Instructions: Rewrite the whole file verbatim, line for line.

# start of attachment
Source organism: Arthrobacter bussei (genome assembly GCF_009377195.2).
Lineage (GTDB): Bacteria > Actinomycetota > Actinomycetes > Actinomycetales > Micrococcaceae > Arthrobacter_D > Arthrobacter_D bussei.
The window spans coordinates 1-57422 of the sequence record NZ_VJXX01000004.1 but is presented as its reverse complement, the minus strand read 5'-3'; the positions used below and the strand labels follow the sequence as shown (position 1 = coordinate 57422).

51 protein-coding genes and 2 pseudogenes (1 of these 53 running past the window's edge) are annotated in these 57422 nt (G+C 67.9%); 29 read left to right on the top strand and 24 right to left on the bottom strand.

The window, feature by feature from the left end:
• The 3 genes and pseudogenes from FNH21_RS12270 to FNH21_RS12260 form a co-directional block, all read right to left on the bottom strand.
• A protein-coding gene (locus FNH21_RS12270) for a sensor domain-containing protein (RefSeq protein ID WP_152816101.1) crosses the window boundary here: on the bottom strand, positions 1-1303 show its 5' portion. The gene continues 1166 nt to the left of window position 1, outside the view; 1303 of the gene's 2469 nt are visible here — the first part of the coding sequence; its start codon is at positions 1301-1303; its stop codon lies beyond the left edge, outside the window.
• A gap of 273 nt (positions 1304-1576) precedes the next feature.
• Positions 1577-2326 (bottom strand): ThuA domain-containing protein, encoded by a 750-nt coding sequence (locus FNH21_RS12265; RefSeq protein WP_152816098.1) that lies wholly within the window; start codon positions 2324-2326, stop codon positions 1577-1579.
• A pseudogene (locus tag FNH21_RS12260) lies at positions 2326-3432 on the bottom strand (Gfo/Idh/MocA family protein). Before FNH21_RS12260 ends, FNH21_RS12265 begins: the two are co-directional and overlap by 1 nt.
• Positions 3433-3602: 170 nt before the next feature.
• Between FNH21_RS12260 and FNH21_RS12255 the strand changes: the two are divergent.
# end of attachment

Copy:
Source organism: Arthrobacter bussei (genome assembly GCF_009377195.2).
Lineage (GTDB): Bacteria > Actinomycetota > Actinomycetes > Actinomycetales > Micrococcaceae > Arthrobacter_D > Arthrobacter_D bussei.
The window spans coordinates 1-57422 of the sequence record NZ_VJXX01000004.1 but is presented as its reverse complement, the minus strand read 5'-3'; the positions used below and the strand labels follow the sequence as shown (position 1 = coordinate 57422).

51 protein-coding genes and 2 pseudogenes (1 of these 53 running past the window's edge) are annotated in these 57422 nt (G+C 67.9%); 29 read left to right on the top strand and 24 right to left on the bottom strand.

The window, feature by feature from the left end:
• The 3 genes and pseudogenes from FNH21_RS12270 to FNH21_RS12260 form a co-directional block, all read right to left on the bottom strand.
• A protein-coding gene (locus FNH21_RS12270) for a sensor domain-containing protein (RefSeq protein ID WP_152816101.1) crosses the window boundary here: on the bottom strand, positions 1-1303 show its 5' portion. The gene continues 1166 nt to the left of window position 1, outside the view; 1303 of the gene's 2469 nt are visible here — the first part of the coding sequence; its start codon is at positions 1301-1303; its stop codon lies beyond the left edge, outside the window.
• A gap of 273 nt (positions 1304-1576) precedes the next feature.
• Positions 1577-2326 (bottom strand): ThuA domain-containing protein, encoded by a 750-nt coding sequence (locus FNH21_RS12265; RefSeq protein WP_152816098.1) that lies wholly within the window; start codon positions 2324-2326, stop codon positions 1577-1579.
• A pseudogene (locus tag FNH21_RS12260) lies at positions 2326-3432 on the bottom strand (Gfo/Idh/MocA family protein). Before FNH21_RS12260 ends, FNH21_RS12265 begins: the two are co-directional and overlap by 1 nt.
• Positions 3433-3602: 170 nt before the next feature.
• Between FNH21_RS12260 and FNH21_RS12255 the strand changes: the two are divergent.